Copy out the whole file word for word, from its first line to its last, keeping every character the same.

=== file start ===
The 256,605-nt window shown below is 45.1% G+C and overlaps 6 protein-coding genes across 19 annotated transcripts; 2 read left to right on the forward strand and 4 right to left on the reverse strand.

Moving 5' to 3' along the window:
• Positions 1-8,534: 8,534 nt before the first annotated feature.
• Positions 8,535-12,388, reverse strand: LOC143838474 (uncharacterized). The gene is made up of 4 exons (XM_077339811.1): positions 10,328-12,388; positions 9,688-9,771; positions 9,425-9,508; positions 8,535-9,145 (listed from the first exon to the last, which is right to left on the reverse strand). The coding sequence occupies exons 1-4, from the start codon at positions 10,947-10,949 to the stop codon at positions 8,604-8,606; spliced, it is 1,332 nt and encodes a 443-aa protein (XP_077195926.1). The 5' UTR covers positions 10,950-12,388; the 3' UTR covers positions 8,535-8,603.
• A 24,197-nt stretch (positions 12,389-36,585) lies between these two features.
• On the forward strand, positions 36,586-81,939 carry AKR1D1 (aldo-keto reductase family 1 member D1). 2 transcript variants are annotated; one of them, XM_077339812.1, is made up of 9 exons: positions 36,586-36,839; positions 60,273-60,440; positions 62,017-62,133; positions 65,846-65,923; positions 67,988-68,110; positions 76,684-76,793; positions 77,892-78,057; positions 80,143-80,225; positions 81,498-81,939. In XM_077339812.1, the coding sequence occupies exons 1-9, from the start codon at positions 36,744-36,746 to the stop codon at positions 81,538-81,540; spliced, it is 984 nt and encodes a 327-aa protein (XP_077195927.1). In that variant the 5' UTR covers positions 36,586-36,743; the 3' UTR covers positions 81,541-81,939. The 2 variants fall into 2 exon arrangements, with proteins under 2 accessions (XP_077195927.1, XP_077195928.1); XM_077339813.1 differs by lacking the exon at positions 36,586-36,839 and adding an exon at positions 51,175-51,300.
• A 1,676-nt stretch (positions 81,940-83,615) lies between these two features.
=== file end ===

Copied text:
The 256,605-nt window shown below is 45.1% G+C and overlaps 6 protein-coding genes across 19 annotated transcripts; 2 read left to right on the forward strand and 4 right to left on the reverse strand.

Moving 5' to 3' along the window:
• Positions 1-8,534: 8,534 nt before the first annotated feature.
• Positions 8,535-12,388, reverse strand: LOC143838474 (uncharacterized). The gene is made up of 4 exons (XM_077339811.1): positions 10,328-12,388; positions 9,688-9,771; positions 9,425-9,508; positions 8,535-9,145 (listed from the first exon to the last, which is right to left on the reverse strand). The coding sequence occupies exons 1-4, from the start codon at positions 10,947-10,949 to the stop codon at positions 8,604-8,606; spliced, it is 1,332 nt and encodes a 443-aa protein (XP_077195926.1). The 5' UTR covers positions 10,950-12,388; the 3' UTR covers positions 8,535-8,603.
• A 24,197-nt stretch (positions 12,389-36,585) lies between these two features.
• On the forward strand, positions 36,586-81,939 carry AKR1D1 (aldo-keto reductase family 1 member D1). 2 transcript variants are annotated; one of them, XM_077339812.1, is made up of 9 exons: positions 36,586-36,839; positions 60,273-60,440; positions 62,017-62,133; positions 65,846-65,923; positions 67,988-68,110; positions 76,684-76,793; positions 77,892-78,057; positions 80,143-80,225; positions 81,498-81,939. In XM_077339812.1, the coding sequence occupies exons 1-9, from the start codon at positions 36,744-36,746 to the stop codon at positions 81,538-81,540; spliced, it is 984 nt and encodes a 327-aa protein (XP_077195927.1). In that variant the 5' UTR covers positions 36,586-36,743; the 3' UTR covers positions 81,541-81,939. The 2 variants fall into 2 exon arrangements, with proteins under 2 accessions (XP_077195927.1, XP_077195928.1); XM_077339813.1 differs by lacking the exon at positions 36,586-36,839 and adding an exon at positions 51,175-51,300.
• A 1,676-nt stretch (positions 81,940-83,615) lies between these two features.